Wiedemann v. FoxAnnotate this Case
ERNA WIEDEMANN, Appellant, v. BELLE SCHWARTZ FOX et al., Defendants; WEST COAST ELECTRONICS COMPANY, Respondent.
Erna Wiedemann, in pro. per., for Appellant.
Arthur L. Brown and Alan Stamm for Respondent.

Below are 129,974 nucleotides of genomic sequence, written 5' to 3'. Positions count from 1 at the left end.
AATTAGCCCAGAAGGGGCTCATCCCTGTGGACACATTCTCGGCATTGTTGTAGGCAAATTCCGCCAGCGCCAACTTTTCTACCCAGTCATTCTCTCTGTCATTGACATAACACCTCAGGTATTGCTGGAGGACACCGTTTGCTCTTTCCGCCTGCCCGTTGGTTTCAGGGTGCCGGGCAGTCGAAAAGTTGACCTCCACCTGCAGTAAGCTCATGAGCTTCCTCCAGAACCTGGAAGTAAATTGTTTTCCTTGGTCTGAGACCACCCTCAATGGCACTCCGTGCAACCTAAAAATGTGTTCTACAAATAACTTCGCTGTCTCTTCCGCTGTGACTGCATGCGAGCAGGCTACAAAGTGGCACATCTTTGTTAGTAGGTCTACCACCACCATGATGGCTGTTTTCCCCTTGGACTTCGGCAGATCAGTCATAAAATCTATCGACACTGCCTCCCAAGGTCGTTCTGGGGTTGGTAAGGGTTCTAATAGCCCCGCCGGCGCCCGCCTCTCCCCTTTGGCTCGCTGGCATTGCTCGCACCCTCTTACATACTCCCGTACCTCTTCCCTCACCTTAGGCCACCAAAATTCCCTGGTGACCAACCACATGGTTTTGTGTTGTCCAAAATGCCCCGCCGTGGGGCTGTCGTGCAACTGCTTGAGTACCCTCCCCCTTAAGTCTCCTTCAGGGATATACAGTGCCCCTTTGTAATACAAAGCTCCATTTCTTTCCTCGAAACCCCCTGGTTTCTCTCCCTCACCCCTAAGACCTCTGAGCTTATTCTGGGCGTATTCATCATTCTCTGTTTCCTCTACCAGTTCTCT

This is the second appeal in the within action, the first having resulted in a reversal of a judgment of dismissal entered after a demurrer to the amended complaint was sustained without leave to amend. (175 Cal. App. 2d 66 [345 P.2d 356].) In reversing the trial court's judgment, the appellate court declared that "Plaintiff should be given an opportunity to seek legal advice for the drafting of a second amended complaint" (p. 68). On remand she elected not to do so; and, demurrers to two more amended complaints having been sustained, defendant West Coast Electronics Company finally answered certain pleadings denominated "Conception of the Slanderous Conversation between Belle Schwartz Fox and Hotel-Manager Hern. Courtright, Employer of Plaintiff's Husband, Wm. Wiedemann, Pastry Chef" and "Amended Complaint as Permitted by Allen T. Lynch, Plaintiff Erroneously Did not Title Her 'Conception of the Slanderous Conversation' as 'Amended Complaint.' " Defendant Fox was served with process in New York but never entered an appearance in the litigation. The trial was conducted by plaintiff in propria persona. When the case was called, counsel for defendant West Coast Electronics Company informed the court, "before we begin, that on numerous occasions in the past on law and motion pleadings ... Mrs. Wiedemann has been advised by the court to retain an attorney, but she has refused ..." Following a court trial, judgment was rendered in defendant's favor and motions for a new trial and for disqualification of the trial judge were denied. Plaintiff has appealed from the judgment; she also has attempted to appeal from the nonappealable order denying her a new trial.